Each transcript level was normalized by division with the expression values of the HPRT1 used as internal control. Gene expression stability was analyzed by geNorm software. Transcript level was calculated using the 2-Δ Δ Ct method (Livak and Schmittgen, 2001). The ΔCt was the difference between the threshold cycles of a target and the internal control and ΔΔCt was the difference between the average ΔCt of the sample and the average ΔCt of the calibrator sample. The fold difference (relative abundance) was calculated using the 2-ΔΔCT formula and plotted as mean±SD of the triplicate reactions. At least 3-fold differences were considered significant.

A negative control was included in each reaction, and one sample was chosen for reaction calibration. Experiments were repeated when the coefficient of variation was higher than 5%. After each reaction, the products were analyzed on 2% agarose gel stained with ethidium bromide.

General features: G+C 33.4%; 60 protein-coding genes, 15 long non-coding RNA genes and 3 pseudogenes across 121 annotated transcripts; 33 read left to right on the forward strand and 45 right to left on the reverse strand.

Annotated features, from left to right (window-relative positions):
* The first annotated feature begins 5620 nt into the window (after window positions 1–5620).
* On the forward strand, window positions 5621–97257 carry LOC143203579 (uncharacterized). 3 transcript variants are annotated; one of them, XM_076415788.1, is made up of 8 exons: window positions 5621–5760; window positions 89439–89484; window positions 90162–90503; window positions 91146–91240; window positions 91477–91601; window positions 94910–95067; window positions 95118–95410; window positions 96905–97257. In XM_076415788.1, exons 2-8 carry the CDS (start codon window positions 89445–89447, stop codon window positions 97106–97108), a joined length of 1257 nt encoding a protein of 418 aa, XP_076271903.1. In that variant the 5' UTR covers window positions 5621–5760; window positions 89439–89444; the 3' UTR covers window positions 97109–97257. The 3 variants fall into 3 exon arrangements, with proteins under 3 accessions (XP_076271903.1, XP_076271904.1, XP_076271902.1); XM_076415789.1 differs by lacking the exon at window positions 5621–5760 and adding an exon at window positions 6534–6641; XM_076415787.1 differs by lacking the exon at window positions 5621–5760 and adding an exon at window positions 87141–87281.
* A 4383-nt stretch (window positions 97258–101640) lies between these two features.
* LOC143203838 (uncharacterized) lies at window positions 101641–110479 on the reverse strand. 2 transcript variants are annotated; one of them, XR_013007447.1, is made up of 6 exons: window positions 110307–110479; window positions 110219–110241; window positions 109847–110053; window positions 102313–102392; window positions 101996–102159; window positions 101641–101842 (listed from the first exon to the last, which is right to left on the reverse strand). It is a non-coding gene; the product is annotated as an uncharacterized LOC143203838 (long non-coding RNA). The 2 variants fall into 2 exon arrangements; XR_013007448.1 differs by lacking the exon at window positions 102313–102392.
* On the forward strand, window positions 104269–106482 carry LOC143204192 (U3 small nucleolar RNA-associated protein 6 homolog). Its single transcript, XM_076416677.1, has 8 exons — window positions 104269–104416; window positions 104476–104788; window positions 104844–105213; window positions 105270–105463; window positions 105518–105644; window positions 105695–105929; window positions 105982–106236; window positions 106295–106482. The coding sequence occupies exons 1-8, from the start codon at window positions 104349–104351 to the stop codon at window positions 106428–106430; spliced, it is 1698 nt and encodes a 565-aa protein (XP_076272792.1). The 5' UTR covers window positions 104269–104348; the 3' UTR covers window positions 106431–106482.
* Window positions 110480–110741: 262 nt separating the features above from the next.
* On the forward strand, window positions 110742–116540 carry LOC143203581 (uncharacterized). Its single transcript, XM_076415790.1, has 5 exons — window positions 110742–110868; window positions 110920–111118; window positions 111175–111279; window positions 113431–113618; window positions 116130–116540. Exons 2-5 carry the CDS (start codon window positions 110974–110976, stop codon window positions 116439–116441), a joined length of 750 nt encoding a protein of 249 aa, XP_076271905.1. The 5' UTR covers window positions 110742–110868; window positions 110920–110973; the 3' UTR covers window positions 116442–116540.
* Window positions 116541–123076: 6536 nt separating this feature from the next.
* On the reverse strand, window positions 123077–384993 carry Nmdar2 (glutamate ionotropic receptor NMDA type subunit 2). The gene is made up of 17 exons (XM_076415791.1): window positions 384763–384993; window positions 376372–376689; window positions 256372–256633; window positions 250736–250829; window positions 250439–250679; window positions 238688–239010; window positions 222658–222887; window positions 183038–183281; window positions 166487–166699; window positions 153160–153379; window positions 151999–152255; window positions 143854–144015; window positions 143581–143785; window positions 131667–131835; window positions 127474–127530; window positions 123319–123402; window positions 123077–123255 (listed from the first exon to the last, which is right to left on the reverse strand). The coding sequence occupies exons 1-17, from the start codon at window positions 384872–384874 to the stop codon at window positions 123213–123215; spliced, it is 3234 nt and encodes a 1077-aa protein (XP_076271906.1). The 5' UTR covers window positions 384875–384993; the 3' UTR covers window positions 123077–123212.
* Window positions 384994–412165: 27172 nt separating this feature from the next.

The gene was searched, selected in PUBMED (http://www.ncbi.nlm.nih.gov/entrez), and synthesized from canine messenger RNA already sequenced and confirmed. Its design was made using the program PRIMER 3 (http://frodo.wi.mit.edu/cgi-bin/primer3/primer3_www.Cgi). The primers used for amplification were laminin-332 γ2 sense (5' ATCATCTGGATGGGGGAAAC 3') and antisense (5' GCAGGAGACCCATTTCTTTG 3') (163bp) and HPRT1 sense (5' TTATAG TCAAGGGCATATCC 3') and antisense (5' AGCTTGCTGGTGAAAAGGAC 3').